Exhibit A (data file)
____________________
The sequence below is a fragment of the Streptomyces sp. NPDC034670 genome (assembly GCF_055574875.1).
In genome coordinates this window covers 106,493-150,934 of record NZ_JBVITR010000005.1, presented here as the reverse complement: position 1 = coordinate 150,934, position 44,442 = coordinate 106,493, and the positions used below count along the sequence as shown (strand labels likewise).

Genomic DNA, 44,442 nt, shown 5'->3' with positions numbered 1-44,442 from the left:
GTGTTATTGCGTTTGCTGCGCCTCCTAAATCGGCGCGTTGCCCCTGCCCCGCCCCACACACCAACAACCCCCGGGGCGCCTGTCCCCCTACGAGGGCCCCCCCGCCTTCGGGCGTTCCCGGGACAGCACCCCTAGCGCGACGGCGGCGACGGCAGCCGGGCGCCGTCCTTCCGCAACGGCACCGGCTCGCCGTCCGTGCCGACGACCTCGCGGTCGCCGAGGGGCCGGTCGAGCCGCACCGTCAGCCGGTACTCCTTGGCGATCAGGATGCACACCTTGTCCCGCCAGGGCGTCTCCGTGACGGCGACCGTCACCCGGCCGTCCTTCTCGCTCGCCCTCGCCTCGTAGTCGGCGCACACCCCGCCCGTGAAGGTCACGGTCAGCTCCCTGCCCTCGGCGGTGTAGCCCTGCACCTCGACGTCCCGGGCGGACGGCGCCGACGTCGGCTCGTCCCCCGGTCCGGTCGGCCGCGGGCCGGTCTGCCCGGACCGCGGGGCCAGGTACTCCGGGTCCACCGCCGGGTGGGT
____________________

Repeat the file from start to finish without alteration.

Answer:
The sequence below is a fragment of the Streptomyces sp. NPDC034670 genome (assembly GCF_055574875.1).
In genome coordinates this window covers 106,493-150,934 of record NZ_JBVITR010000005.1, presented here as the reverse complement: position 1 = coordinate 150,934, position 44,442 = coordinate 106,493, and the positions used below count along the sequence as shown (strand labels likewise).

Genomic DNA, 44,442 nt, shown 5'->3' with positions numbered 1-44,442 from the left:
GTGTTATTGCGTTTGCTGCGCCTCCTAAATCGGCGCGTTGCCCCTGCCCCGCCCCACACACCAACAACCCCCGGGGCGCCTGTCCCCCTACGAGGGCCCCCCCGCCTTCGGGCGTTCCCGGGACAGCACCCCTAGCGCGACGGCGGCGACGGCAGCCGGGCGCCGTCCTTCCGCAACGGCACCGGCTCGCCGTCCGTGCCGACGACCTCGCGGTCGCCGAGGGGCCGGTCGAGCCGCACCGTCAGCCGGTACTCCTTGGCGATCAGGATGCACACCTTGTCCCGCCAGGGCGTCTCCGTGACGGCGACCGTCACCCGGCCGTCCTTCTCGCTCGCCCTCGCCTCGTAGTCGGCGCACACCCCGCCCGTGAAGGTCACGGTCAGCTCCCTGCCCTCGGCGGTGTAGCCCTGCACCTCGACGTCCCGGGCGGACGGCGCCGACGTCGGCTCGTCCCCCGGTCCGGTCGGCCGCGGGCCGGTCTGCCCGGACCGCGGGGCCAGGTACTCCGGGTCCACCGCCGGGTGGGT